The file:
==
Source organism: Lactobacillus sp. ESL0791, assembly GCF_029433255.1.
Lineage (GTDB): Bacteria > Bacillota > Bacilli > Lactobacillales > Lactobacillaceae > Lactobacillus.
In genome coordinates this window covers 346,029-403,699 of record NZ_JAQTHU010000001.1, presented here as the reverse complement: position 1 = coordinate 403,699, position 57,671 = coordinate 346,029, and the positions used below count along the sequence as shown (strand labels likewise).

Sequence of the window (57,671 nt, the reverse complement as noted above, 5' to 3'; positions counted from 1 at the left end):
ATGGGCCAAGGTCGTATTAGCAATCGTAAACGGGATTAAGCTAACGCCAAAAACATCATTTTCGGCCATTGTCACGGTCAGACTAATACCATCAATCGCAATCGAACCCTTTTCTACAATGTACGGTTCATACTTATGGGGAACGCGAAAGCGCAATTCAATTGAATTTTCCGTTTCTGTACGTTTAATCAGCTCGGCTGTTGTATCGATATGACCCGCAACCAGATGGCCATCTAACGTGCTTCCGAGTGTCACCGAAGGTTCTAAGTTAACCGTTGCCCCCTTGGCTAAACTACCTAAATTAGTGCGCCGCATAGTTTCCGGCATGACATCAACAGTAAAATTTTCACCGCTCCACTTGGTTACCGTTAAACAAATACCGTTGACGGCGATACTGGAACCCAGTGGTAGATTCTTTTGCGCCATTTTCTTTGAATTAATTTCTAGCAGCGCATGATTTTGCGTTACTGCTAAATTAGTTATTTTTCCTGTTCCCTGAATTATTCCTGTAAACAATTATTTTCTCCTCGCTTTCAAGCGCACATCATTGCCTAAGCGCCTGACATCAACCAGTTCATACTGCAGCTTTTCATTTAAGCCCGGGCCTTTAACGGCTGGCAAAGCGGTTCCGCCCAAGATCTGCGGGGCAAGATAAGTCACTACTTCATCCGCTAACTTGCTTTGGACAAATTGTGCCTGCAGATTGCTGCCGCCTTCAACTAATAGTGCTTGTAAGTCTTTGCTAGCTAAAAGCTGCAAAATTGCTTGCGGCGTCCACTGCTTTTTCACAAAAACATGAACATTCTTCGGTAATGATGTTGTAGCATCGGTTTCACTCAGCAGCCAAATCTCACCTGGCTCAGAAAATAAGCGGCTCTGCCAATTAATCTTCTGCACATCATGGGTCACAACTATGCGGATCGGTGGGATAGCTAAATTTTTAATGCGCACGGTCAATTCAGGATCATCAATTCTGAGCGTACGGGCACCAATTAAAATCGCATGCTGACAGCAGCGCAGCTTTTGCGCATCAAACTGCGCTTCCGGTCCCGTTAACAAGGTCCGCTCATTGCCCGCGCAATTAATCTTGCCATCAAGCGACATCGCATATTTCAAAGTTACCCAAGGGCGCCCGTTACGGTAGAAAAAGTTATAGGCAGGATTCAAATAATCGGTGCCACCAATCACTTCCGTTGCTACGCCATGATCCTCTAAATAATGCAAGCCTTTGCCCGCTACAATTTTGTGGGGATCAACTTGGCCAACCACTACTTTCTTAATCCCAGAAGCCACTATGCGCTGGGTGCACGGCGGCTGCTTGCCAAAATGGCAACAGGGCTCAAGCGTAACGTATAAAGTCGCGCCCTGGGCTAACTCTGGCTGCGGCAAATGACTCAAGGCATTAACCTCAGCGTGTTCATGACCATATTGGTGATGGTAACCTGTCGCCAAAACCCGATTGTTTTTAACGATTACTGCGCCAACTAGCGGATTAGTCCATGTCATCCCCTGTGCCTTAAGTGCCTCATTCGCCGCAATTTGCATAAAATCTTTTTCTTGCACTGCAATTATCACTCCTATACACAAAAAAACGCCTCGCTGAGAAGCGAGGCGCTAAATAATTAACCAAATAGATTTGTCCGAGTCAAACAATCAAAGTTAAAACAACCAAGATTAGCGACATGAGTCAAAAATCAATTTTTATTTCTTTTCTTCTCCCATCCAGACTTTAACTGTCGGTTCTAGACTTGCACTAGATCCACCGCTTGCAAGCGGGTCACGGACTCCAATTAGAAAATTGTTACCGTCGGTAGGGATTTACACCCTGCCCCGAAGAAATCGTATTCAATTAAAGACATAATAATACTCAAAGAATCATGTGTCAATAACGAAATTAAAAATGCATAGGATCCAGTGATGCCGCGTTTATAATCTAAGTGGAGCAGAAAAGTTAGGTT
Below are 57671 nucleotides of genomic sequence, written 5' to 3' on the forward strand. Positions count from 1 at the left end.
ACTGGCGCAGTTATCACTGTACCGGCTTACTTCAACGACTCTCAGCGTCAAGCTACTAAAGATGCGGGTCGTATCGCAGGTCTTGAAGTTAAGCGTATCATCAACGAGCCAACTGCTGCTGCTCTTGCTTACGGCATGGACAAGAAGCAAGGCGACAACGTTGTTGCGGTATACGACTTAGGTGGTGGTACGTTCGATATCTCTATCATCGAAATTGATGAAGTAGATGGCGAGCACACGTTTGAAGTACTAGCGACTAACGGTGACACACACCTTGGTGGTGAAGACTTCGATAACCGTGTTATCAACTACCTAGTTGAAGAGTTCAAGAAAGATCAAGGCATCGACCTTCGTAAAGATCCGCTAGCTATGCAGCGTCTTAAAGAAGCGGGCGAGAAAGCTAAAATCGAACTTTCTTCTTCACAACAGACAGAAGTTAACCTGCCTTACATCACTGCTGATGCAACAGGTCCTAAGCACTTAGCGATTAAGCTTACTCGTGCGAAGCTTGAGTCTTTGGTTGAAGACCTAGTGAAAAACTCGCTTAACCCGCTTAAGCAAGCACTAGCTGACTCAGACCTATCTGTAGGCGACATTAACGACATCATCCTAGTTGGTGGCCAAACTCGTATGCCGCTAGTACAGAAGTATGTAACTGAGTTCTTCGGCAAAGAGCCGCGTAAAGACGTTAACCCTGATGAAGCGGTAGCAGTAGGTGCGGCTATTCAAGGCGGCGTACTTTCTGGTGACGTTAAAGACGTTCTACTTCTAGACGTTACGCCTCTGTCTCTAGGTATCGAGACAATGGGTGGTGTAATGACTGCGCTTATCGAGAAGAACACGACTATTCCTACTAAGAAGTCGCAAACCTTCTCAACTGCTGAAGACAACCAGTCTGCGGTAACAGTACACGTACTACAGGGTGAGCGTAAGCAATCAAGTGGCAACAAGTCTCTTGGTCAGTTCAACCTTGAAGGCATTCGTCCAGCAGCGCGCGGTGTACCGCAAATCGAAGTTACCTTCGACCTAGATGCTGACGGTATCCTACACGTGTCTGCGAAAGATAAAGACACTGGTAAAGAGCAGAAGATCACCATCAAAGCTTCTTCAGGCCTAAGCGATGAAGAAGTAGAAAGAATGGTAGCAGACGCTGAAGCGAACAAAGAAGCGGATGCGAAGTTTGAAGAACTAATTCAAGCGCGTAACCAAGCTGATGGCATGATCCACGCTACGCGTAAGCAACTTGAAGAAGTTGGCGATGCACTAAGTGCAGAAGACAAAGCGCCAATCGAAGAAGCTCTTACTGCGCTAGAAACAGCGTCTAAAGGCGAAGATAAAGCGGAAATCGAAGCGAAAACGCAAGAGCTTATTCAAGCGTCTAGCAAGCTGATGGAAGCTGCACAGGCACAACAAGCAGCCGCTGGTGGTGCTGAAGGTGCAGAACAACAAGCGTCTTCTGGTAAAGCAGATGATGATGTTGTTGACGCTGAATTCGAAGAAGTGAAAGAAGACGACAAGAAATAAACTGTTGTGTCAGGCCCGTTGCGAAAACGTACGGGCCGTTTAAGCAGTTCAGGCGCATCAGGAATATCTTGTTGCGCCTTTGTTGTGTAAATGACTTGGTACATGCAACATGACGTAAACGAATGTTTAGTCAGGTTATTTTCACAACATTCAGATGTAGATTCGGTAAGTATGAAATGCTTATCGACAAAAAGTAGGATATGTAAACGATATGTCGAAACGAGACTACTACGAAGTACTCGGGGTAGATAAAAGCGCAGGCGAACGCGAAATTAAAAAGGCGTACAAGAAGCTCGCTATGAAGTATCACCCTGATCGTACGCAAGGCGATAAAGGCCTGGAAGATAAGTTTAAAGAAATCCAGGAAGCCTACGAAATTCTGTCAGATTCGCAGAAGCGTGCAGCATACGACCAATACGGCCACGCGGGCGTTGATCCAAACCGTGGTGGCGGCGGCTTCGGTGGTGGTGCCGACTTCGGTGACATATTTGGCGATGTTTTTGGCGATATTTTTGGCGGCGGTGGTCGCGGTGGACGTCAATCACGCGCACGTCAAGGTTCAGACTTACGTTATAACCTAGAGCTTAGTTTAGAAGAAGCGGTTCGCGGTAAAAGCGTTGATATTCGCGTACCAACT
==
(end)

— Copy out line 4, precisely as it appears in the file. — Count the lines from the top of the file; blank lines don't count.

Sequence of the window (57,671 nt, the reverse complement as noted above, 5' to 3'; positions counted from 1 at the left end):